How do social media in-browsers affect your online privacy?

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As new research on social media in-browsers shows, there are hidden web trackers that even the best VPN services can’t prevent.

Felix Krause, a former Google engineer, reported (opens in a new tab) that people who open web pages directly from their Facebook and Instagram app could put their personal information at risk. Indeed, Meta seems to inject additional lines of code on websites to better track users’ online activities.

In another report published a few days later, Krause explained (opens in a new tab) that the popular video platform TikTok also uses the same type of JavaScript injections for similar purposes.

“I don’t have a list of specific data that Instagram sends home. I have evidence that the Instagram app and Facebook are actively running JavaScript commands to inject additional Javascript SDK without user consent, as well as tracking user text selections,” Krause wrote.

He explains that these apps inject their JavaScript code into every website displayed, even on advertisements.

“Even though the injected script currently does not, running custom scripts on third-party websites allows them to monitor all user interactions, such as every button and link typed, text selections, screenshots , along with all form inputs, like passwords, addresses, and credit card numbers,” he said.

Additionally, the TikTok iOS app has been shown to be able to “subscribe” to all keyboard inputs. This means that it can potentially monitor whatever you click on your screen while using the app.

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Meta and TikTok responded quickly to such allegations.

Although it did not reveal the practice to its users in advance, Meta said that the injected script helps Meta respect the user’s ATT. [App Tracking Transparency] withdrawal choice.

“The code allows us to aggregate user data before using it for targeted advertising or measurement purposes. We do not add any pixels. The code is injected so we can aggregate conversion events from pixels,” a spokesperson for Meta told The Guardian. (opens in a new tab).

TikTok also confirmed the existence of such features, Forbes reported (opens in a new tab). However, they claim not to use JavaScript injection to aggressively track users.

“Like other platforms, we use an in-app browser to provide the best user experience, but the JavaScript code in question is only used for debugging, troubleshooting, and performance monitoring of that experience. , like checking how fast a page is loading or if it’s crashing,” spokeswoman Maureen Shanahan told Forbes.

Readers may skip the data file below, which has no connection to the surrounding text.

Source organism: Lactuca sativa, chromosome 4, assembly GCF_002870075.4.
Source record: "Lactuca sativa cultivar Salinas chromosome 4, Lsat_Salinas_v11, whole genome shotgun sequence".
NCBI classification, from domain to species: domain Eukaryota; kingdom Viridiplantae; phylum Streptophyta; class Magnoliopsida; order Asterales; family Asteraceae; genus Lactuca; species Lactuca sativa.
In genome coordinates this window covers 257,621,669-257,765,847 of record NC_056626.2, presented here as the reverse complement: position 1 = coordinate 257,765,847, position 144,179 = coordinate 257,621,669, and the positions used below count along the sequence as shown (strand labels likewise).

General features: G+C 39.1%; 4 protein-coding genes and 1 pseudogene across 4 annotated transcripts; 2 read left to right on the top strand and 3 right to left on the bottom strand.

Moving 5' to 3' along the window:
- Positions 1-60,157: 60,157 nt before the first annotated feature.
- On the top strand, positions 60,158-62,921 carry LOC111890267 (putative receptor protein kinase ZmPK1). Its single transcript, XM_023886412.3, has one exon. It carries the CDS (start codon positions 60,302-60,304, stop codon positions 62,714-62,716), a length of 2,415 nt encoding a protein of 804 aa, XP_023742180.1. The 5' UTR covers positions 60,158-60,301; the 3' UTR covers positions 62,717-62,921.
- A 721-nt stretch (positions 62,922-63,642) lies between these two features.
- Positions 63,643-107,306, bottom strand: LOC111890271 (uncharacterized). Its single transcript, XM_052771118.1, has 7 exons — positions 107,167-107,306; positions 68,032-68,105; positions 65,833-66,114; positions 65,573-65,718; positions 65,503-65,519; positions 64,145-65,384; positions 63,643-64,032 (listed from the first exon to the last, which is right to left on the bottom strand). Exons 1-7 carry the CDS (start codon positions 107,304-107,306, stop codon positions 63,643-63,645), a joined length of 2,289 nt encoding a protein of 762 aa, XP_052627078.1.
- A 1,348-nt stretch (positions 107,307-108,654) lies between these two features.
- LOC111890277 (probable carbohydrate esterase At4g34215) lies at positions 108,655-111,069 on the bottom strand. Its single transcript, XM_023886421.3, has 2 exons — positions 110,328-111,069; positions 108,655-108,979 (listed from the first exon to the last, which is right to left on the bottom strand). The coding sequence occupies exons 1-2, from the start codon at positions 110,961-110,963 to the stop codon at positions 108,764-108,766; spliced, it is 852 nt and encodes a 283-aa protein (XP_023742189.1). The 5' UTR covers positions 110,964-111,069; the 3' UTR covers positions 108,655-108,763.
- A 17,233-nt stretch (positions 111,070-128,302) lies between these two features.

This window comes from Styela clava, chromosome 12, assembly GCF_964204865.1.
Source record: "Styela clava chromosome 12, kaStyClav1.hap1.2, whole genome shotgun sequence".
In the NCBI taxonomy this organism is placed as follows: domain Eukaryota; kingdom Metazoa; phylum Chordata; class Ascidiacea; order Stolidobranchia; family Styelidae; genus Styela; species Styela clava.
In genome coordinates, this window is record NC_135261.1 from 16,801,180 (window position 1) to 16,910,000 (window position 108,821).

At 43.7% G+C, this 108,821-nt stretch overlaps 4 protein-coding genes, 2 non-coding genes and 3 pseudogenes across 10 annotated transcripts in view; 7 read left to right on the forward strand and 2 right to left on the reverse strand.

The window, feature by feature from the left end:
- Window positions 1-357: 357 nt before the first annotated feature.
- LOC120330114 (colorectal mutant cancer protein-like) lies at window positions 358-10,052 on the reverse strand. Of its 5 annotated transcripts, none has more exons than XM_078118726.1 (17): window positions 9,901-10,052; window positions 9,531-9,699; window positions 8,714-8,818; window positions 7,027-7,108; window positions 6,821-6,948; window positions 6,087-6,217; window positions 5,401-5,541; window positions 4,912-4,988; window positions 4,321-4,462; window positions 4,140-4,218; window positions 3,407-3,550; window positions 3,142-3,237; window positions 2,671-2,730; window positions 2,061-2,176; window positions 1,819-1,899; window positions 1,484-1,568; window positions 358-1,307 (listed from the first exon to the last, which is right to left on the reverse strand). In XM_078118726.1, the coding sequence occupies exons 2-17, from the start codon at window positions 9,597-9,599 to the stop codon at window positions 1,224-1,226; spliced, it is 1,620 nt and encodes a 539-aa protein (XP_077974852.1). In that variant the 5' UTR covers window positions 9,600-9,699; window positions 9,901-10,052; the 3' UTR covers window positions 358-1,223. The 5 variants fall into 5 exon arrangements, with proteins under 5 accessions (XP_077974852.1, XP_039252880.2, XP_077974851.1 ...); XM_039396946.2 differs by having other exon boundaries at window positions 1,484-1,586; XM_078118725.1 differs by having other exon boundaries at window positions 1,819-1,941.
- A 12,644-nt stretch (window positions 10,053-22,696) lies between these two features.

What is JavaScript injection?

Javascript injection defines the practice of adding an extra line of code to a web page before opening it to a user.

Since it has the potential to allow manipulation of websites or other web applications, it is usually used by hackers or other malicious actors to send cyber attacks. Like malware injection, these attacks aim to collect sensitive user data.

As Krause explains in his blog posts, this practice allows both Meta and TikTok to track users’ activities after they leave the social media app: from the page they visit to what they type on the device keyboard and the screenshot they take.

Even though the companies behind these popular social media platforms have assured that they do not use JavaScript injection for malicious purposes, its potential dangers cannot yet be verified.

What is certain is that Meta, for example, saw a record drop in daily users and a 26% drop in the company’s share price (opens in a new tab) This year. The latter came after Apple introduced a stricter policy against cross-host tracking. This means app developers now need to request permission to track users in apps.

Krause also pointed out that Safari, Google Chrome, and Firefox have all revamped their third-party cookie policies lately.

How to protect yourself from in-app browser tracking

Whether or not social media developers use in-app browser links to improve their control over users, there are several ways to simply avoid this practice.

1. Open the URL directly on the browser

A quick way to be sure to evade JavaScript injection via in-app browser links is to not click them. You can either select the “Open tab in your browser” option or copy and paste the URL to open it in your browser of choice.

2. Use the web version of the social media app

As social networks also have a web version of their apps, you can consider using that instead of the mobile app to escape the dangers of in-app browser pages.

3. Check what kind of information your apps keep about you

There is also a way to find out exactly which JavaScript commands your applications have sent. Only available for iOS users at the moment, share it InAppBrowser.com (opens in a new tab) link somewhere in the app (you can send it to a friend as a DM, for example.) Once you’ve done that, tap the link you’re sending to open it. A detailed report listing the executed JavaScript injections will then appear for you to view.

Hand increasing protection level by turning a knob

(Image credit: Shutterstock)

If you’re worried about your general online privacy, you can also use additional security software to protect your sensitive information.

You can replace your data-intensive Google Chrome with one of the more secure browsers, for example. You should also consider securing your overall anonymity online with a secure VPN service.

One of the best cheap VPN services, Surfshark, even offers a comprehensive security package that includes four cybersecurity tools with one subscription. Surfshark One comes with its own vpna data leak detection systema private search engine and anti-virus Software.

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